More evidence that the economic recovery in the UK is gathering pace as preliminary data for Gross Domestic Product declined less than initial estimates, falling 0.3 percent for the third quarter which represents a 5.1 percent contraction on year. Initial estimates indicated the economy would shrink by 0.4 percent. The Bank of England has predicted the UK economy will return to growth this year, with an increase of 2.2 percent in the fourth quarter.

To the states and in a lightly traded session ahead of Thanksgiving holiday, US equity markets squeezed out moderate gains as investors found confidence in the latest economic data released. As investors shunned the relative 'safety' of the greenback, the balance of risk fell with higher yielding investments with commodities, metals and energies which placed further weight on the ailing greenback.

New Home Sales was the standout performer last night, rising 6.2 percent with 430,000 new houses sold for the month of October, well in excess of the estimated 0.8 percent rise or 407,000 sold. We also saw Initial Jobless Claims outstrip forecast falling to 466,000 for the week of the 21st of November, against expectations of a fall to 500,000 new benefits lodged. Continuing claims also beat expectation coming in at 5.423 million from a revised 5.613 million the previous week.

The Reuters/Michigan Consumer Sentiment Index fell in the month of November to a level of 67.4 from 70.6 in October, still beating the consensus of a reading of 67.1. Personal Consumption expenditure also rose 0.7 percent for the month of October, from a downwardly revised -0.6 percent in September. Economists expected a rise of 0.6 percent. US Durable Goods orders for October fell 0.6 percent against a consensus of a 0.5 percent rise.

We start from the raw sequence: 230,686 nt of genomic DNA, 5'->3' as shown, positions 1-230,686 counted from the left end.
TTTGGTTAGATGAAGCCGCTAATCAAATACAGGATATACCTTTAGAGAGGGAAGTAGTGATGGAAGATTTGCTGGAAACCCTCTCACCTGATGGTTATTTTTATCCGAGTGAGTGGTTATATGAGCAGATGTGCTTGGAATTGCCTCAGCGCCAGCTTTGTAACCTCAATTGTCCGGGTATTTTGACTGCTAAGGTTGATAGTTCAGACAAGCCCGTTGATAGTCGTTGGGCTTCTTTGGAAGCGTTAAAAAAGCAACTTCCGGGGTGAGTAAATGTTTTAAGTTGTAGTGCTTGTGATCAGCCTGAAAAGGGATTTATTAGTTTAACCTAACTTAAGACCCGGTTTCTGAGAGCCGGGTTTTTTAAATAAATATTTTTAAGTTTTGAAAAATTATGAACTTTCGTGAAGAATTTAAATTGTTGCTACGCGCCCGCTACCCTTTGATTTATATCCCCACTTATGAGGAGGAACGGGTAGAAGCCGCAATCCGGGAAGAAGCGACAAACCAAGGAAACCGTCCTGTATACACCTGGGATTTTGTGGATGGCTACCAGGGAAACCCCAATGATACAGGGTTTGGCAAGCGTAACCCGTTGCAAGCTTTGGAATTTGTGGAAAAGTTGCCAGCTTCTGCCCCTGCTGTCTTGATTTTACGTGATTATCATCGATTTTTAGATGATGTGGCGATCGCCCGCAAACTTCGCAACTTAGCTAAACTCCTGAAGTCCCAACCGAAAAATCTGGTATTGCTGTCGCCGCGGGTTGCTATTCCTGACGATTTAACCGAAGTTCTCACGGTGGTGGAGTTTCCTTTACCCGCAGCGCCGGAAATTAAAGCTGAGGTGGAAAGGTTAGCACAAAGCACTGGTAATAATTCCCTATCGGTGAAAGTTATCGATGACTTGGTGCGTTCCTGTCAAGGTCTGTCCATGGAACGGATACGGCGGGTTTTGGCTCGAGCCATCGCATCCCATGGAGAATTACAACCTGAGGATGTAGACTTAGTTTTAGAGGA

Meanwhile, gold has surged to another all time high this morning, at the time of writing continues to strengthen trading at US$1,192.5 an ounce. Although we can attribute the latest burst of energy from gold to a variety of factors, a supporting factor undoubtedly remains with Central banks as they seek to load up on Gold to combat the falling US currency. Overnight the driving factor was speculation India is looking to top up Gold reserves.

We also need to take into account the effect a weak greenback has on competing economies. By default, a weak dollar provides US exports with a competitive edge, thus a negative influence on other economies with 'free floating' currencies. This forces central banks to stock up on dollar reserves to stem the negative effect of the weak greenback on respective economies. We then see the cycle continue as the urgency for central banks to hedge USD exposure increases. Meanwhile, the fed's stance on monetary policy continues to fuel speculation of a dollar demise, with US policy makers intending to keep record-low interest rates on hold for an extended period, amidst a global recovery. 

The Aussie dollar has been a beneficiary of the surge in commodities, currently trading at session highs of 93.2 US Cents. A bullish outlook on the Australian Economy by Reserve Bank deputy governor Ric Battellino yesterday has also kept the Aussie in good stead.